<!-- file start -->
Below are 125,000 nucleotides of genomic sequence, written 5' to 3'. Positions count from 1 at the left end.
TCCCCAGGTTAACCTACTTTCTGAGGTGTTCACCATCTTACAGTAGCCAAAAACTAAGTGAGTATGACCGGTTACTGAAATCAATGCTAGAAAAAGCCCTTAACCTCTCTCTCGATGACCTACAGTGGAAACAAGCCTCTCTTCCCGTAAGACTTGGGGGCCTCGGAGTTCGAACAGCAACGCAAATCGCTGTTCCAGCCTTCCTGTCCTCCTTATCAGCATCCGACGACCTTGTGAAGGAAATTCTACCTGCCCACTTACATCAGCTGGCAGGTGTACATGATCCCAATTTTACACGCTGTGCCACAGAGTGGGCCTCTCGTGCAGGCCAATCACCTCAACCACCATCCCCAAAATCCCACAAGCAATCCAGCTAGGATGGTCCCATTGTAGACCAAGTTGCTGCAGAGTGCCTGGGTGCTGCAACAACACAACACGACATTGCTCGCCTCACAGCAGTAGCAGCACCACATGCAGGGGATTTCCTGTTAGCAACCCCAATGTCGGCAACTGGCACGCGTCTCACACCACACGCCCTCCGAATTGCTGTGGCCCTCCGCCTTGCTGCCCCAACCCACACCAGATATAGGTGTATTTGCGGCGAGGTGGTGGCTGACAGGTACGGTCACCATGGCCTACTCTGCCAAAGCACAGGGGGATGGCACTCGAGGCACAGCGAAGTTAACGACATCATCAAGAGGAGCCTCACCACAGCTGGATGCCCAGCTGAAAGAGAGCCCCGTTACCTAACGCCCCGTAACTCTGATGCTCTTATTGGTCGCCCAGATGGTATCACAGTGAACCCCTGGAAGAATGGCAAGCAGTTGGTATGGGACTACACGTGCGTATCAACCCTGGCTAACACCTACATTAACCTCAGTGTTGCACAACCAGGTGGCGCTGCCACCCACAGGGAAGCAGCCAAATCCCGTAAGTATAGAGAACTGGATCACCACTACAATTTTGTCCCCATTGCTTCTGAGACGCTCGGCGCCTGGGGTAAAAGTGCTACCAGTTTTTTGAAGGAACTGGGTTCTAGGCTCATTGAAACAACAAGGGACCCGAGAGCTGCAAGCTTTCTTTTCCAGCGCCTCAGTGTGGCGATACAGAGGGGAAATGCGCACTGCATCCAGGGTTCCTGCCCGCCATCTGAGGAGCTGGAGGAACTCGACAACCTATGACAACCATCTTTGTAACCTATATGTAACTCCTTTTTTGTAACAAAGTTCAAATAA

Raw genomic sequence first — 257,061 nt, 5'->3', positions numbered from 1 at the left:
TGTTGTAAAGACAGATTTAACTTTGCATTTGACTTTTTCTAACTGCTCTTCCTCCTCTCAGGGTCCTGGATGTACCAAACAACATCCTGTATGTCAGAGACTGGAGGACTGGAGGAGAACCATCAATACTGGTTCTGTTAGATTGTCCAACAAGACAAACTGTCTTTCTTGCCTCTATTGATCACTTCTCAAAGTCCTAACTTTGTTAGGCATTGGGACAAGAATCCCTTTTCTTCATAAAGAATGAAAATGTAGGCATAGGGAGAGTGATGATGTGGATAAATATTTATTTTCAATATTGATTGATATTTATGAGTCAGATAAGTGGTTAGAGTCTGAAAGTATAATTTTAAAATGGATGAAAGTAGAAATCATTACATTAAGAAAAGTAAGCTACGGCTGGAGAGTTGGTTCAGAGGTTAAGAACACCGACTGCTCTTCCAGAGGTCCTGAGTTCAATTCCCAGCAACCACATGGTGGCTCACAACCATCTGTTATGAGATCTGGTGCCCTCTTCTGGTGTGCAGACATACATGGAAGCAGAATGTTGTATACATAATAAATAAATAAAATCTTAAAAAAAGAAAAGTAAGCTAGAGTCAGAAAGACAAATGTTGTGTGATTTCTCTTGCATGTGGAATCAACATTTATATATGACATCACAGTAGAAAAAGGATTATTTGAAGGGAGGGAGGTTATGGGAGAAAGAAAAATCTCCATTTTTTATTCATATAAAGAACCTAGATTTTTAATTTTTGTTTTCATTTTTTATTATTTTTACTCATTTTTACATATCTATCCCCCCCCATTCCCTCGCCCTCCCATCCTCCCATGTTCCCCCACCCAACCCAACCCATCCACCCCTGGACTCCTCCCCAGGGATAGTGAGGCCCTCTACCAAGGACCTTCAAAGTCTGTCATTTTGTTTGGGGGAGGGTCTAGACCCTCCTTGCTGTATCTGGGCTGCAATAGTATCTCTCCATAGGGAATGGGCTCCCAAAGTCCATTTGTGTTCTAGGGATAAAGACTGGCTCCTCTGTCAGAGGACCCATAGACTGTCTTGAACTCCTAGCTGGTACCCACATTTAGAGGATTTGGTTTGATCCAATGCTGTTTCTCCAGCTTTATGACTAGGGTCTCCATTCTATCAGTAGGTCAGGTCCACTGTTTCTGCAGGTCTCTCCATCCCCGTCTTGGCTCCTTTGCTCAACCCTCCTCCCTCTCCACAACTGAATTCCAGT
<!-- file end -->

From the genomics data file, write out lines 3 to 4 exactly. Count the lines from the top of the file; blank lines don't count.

Raw genomic sequence first — 257,061 nt, 5'->3', positions numbered from 1 at the left:
TGTTGTAAAGACAGATTTAACTTTGCATTTGACTTTTTCTAACTGCTCTTCCTCCTCTCAGGGTCCTGGATGTACCAAACAACATCCTGTATGTCAGAGACTGGAGGACTGGAGGAGAACCATCAATACTGGTTCTGTTAGATTGTCCAACAAGACAAACTGTCTTTCTTGCCTCTATTGATCACTTCTCAAAGTCCTAACTTTGTTAGGCATTGGGACAAGAATCCCTTTTCTTCATAAAGAATGAAAATGTAGGCATAGGGAGAGTGATGATGTGGATAAATATTTATTTTCAATATTGATTGATATTTATGAGTCAGATAAGTGGTTAGAGTCTGAAAGTATAATTTTAAAATGGATGAAAGTAGAAATCATTACATTAAGAAAAGTAAGCTACGGCTGGAGAGTTGGTTCAGAGGTTAAGAACACCGACTGCTCTTCCAGAGGTCCTGAGTTCAATTCCCAGCAACCACATGGTGGCTCACAACCATCTGTTATGAGATCTGGTGCCCTCTTCTGGTGTGCAGACATACATGGAAGCAGAATGTTGTATACATAATAAATAAATAAAATCTTAAAAAAAGAAAAGTAAGCTAGAGTCAGAAAGACAAATGTTGTGTGATTTCTCTTGCATGTGGAATCAACATTTATATATGACATCACAGTAGAAAAAGGATTATTTGAAGGGAGGGAGGTTATGGGAGAAAGAAAAATCTCCATTTTTTATTCATATAAAGAACCTAGATTTTTAATTTTTGTTTTCATTTTTTATTATTTTTACTCATTTTTACATATCTATCCCCCCCCATTCCCTCGCCCTCCCATCCTCCCATGTTCCCCCACCCAACCCAACCCATCCACCCCTGGACTCCTCCCCAGGGATAGTGAGGCCCTCTACCAAGGACCTTCAAAGTCTGTCATTTTGTTTGGGGGAGGGTCTAGACCCTCCTTGCTGTATCTGGGCTGCAATAGTATCTCTCCATAGGGAATGGGCTCCCAAAGTCCATTTGTGTTCTAGGGATAAAGACTGGCTCCTCTGTCAGAGGACCCATAGACTGTCTTGAACTCCTAGCTGGTACCCACATTTAGAGGATTTGGTTTGATCCAATGCTGTTTCTCCAGCTTTATGACTAGGGTCTCCATTCTATCAGTAGGTCAGGTCCACTGTTTCTGCAGGTCTCTCCATCCCCGTCTTGGCTCCTTTGCTCAACCCTCCTCCCTCTCCACAACTGAATTCCAGT